Previous work has demonstrated that the number and type of risk factors identified in a population-based sample can differ from those identified in an STD clinic sample.7 This is probably because individuals who attend STD clinics have a high overall level of risk behaviours—the majority of them are there precisely because they have engaged in a high-risk behaviour. This often results in an inability to differentiate between infected and uninfected individuals on the basis of risk behaviours. In a comparative study of risk factors for gonococcal infection, this effect manifested itself in two distinct ways: (1) only a subset of characteristics identified as significant risk factors in a general population sample were also identified as risk factors in an STD clinic sample, and (2) the magnitude of the association for the risk factors commonly identified in both study populations was substantially higher in the general population than it was in the STD clinic population (for example, adjusted odds ratio (AOR) of 5.4 for having spent a night in jail in the general population vs AOR of 3.1 in the STD clinic population).7
These observations suggest that a study designed similarly to the Al-Tayyib study, but performed in the general population, might yield different results regarding the association between internet sex-seeking and objectively measured STI. We currently lack such general population studies, making the need for them paramount. General population studies are difficult to undertake; however, the infrastructure for some population-based studies that collect clinical specimens, such as NHANES, Add Health and NATSAL 2010, currently exists, and future waves of data collection could add questions on internet sex-seeking.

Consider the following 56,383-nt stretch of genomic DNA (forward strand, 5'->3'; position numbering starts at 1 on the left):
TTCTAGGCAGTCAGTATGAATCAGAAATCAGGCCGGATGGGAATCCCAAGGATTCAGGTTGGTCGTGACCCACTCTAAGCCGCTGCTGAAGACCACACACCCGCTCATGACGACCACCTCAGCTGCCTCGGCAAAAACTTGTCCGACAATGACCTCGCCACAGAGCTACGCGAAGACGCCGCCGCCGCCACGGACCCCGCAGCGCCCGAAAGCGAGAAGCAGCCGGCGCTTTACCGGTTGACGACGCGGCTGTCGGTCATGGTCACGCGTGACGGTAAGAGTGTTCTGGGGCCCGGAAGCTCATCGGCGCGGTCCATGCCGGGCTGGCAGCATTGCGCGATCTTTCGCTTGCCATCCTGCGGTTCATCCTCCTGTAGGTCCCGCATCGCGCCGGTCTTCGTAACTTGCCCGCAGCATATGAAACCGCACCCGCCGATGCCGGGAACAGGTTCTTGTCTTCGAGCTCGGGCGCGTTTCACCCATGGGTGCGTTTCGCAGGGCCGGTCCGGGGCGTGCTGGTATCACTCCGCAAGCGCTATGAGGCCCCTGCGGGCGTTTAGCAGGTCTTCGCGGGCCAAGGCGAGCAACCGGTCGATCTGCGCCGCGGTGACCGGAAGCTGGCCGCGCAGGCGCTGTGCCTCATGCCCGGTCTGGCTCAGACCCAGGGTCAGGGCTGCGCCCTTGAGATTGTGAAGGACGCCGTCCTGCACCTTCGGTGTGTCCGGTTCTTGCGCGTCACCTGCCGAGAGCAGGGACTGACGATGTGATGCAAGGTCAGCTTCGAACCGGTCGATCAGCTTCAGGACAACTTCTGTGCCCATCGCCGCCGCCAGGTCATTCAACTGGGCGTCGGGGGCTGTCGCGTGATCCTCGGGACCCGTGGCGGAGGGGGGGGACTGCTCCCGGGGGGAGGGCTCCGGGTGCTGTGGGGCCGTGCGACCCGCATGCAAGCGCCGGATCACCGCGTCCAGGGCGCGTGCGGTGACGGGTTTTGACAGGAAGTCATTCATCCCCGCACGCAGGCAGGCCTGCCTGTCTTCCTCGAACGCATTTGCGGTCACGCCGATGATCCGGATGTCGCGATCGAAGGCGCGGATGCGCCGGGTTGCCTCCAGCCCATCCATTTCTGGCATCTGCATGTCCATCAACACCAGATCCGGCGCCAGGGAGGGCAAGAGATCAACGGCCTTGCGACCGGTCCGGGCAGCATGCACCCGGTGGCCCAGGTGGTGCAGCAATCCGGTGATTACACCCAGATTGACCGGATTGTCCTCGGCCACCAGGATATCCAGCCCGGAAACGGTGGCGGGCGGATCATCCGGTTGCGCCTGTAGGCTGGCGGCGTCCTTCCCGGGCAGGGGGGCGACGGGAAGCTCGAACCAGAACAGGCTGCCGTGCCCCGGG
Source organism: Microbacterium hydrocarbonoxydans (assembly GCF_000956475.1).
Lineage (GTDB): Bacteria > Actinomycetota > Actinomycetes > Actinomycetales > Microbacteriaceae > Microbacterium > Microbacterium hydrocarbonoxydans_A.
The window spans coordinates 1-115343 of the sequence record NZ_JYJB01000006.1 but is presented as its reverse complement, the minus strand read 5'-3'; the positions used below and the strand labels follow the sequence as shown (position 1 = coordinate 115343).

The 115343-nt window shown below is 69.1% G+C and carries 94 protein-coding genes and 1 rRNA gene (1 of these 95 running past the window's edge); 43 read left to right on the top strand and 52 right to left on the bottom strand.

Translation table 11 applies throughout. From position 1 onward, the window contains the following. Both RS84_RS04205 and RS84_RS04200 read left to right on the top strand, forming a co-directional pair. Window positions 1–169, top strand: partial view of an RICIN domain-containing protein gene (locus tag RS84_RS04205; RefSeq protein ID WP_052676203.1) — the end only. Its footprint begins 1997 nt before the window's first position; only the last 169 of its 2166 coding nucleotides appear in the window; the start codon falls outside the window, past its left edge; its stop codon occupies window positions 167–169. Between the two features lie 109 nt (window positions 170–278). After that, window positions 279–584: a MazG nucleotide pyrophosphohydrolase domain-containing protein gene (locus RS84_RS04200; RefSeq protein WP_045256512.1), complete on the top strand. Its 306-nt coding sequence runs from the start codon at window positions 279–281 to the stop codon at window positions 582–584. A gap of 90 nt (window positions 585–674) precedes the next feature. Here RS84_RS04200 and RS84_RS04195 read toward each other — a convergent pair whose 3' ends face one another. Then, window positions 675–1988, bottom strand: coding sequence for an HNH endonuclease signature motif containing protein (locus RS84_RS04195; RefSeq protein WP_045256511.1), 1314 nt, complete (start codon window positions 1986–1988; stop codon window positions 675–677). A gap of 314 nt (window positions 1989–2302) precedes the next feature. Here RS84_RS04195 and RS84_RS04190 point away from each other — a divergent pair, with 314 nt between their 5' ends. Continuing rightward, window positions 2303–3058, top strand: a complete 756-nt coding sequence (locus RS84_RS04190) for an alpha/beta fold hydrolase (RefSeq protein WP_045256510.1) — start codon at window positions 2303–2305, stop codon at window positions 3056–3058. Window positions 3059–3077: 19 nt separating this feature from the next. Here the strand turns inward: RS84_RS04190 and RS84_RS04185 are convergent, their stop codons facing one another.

Random digit dialling has been a mainstay in our toolbox of methods for obtaining population-level data and identifying control groups for case-control studies. Indeed, random digit dialling studies have provided important data on population-level risk factors for STI in a number of cases.8–12 However, the days of using random digit dialling to obtain a representative sample of the general population have likely met their end. In this era of cell phones and caller identity, the likelihood of obtaining a reasonable response rate from a truly representative sample is slim. Furthermore, without an objective measure of STI infection, such studies are limited to using self-reported, previous STI diagnosis as an outcome, which can substantially underestimate true STI prevalence.